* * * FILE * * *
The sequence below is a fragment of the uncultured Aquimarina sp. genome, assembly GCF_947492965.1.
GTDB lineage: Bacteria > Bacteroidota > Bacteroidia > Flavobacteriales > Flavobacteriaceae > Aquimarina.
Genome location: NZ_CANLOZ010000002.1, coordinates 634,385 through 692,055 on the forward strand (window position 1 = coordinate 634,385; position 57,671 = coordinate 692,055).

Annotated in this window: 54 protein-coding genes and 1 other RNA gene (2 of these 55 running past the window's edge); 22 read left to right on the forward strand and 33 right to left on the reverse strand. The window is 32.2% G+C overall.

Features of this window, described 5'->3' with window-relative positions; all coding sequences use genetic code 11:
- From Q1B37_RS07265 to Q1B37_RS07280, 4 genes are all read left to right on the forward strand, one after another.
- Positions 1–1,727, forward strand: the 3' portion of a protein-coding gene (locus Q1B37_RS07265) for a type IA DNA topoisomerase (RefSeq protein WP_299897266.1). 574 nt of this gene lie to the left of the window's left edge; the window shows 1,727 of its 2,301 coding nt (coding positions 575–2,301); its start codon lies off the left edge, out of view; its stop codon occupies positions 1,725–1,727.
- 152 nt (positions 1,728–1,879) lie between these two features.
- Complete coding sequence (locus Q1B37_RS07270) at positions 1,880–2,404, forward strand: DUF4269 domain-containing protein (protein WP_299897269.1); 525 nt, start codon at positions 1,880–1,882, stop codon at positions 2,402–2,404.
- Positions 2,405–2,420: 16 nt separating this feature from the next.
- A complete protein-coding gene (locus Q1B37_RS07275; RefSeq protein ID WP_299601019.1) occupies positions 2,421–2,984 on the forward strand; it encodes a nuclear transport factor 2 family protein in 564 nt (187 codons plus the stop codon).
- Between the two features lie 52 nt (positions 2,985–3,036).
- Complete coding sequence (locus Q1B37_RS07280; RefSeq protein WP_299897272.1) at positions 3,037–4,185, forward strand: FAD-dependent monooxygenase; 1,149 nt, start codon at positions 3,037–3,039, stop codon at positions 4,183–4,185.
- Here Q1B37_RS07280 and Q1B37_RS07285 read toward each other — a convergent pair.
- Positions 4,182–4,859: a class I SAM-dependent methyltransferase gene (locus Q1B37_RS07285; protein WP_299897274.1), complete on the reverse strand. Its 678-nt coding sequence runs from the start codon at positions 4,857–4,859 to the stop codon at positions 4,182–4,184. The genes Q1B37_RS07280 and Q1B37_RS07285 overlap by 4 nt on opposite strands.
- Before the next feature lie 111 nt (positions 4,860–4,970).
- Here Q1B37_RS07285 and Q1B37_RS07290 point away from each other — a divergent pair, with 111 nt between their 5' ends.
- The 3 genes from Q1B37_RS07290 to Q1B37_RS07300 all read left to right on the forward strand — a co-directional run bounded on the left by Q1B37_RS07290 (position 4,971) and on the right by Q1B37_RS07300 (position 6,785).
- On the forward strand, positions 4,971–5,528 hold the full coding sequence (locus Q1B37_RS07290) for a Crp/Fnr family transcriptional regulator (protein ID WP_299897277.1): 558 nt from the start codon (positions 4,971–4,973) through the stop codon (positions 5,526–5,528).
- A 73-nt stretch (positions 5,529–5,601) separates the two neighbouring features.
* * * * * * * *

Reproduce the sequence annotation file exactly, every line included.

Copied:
The sequence below is a fragment of the uncultured Aquimarina sp. genome, assembly GCF_947492965.1.
GTDB lineage: Bacteria > Bacteroidota > Bacteroidia > Flavobacteriales > Flavobacteriaceae > Aquimarina.
Genome location: NZ_CANLOZ010000002.1, coordinates 634,385 through 692,055 on the forward strand (window position 1 = coordinate 634,385; position 57,671 = coordinate 692,055).

Annotated in this window: 54 protein-coding genes and 1 other RNA gene (2 of these 55 running past the window's edge); 22 read left to right on the forward strand and 33 right to left on the reverse strand. The window is 32.2% G+C overall.

Features of this window, described 5'->3' with window-relative positions; all coding sequences use genetic code 11:
- From Q1B37_RS07265 to Q1B37_RS07280, 4 genes are all read left to right on the forward strand, one after another.
- Positions 1–1,727, forward strand: the 3' portion of a protein-coding gene (locus Q1B37_RS07265) for a type IA DNA topoisomerase (RefSeq protein WP_299897266.1). 574 nt of this gene lie to the left of the window's left edge; the window shows 1,727 of its 2,301 coding nt (coding positions 575–2,301); its start codon lies off the left edge, out of view; its stop codon occupies positions 1,725–1,727.
- 152 nt (positions 1,728–1,879) lie between these two features.
- Complete coding sequence (locus Q1B37_RS07270) at positions 1,880–2,404, forward strand: DUF4269 domain-containing protein (protein WP_299897269.1); 525 nt, start codon at positions 1,880–1,882, stop codon at positions 2,402–2,404.
- Positions 2,405–2,420: 16 nt separating this feature from the next.
- A complete protein-coding gene (locus Q1B37_RS07275; RefSeq protein ID WP_299601019.1) occupies positions 2,421–2,984 on the forward strand; it encodes a nuclear transport factor 2 family protein in 564 nt (187 codons plus the stop codon).
- Between the two features lie 52 nt (positions 2,985–3,036).
- Complete coding sequence (locus Q1B37_RS07280; RefSeq protein WP_299897272.1) at positions 3,037–4,185, forward strand: FAD-dependent monooxygenase; 1,149 nt, start codon at positions 3,037–3,039, stop codon at positions 4,183–4,185.
- Here Q1B37_RS07280 and Q1B37_RS07285 read toward each other — a convergent pair.
- Positions 4,182–4,859: a class I SAM-dependent methyltransferase gene (locus Q1B37_RS07285; protein WP_299897274.1), complete on the reverse strand. Its 678-nt coding sequence runs from the start codon at positions 4,857–4,859 to the stop codon at positions 4,182–4,184. The genes Q1B37_RS07280 and Q1B37_RS07285 overlap by 4 nt on opposite strands.
- Before the next feature lie 111 nt (positions 4,860–4,970).
- Here Q1B37_RS07285 and Q1B37_RS07290 point away from each other — a divergent pair, with 111 nt between their 5' ends.
- The 3 genes from Q1B37_RS07290 to Q1B37_RS07300 all read left to right on the forward strand — a co-directional run bounded on the left by Q1B37_RS07290 (position 4,971) and on the right by Q1B37_RS07300 (position 6,785).
- On the forward strand, positions 4,971–5,528 hold the full coding sequence (locus Q1B37_RS07290) for a Crp/Fnr family transcriptional regulator (protein ID WP_299897277.1): 558 nt from the start codon (positions 4,971–4,973) through the stop codon (positions 5,526–5,528).
- A 73-nt stretch (positions 5,529–5,601) separates the two neighbouring features.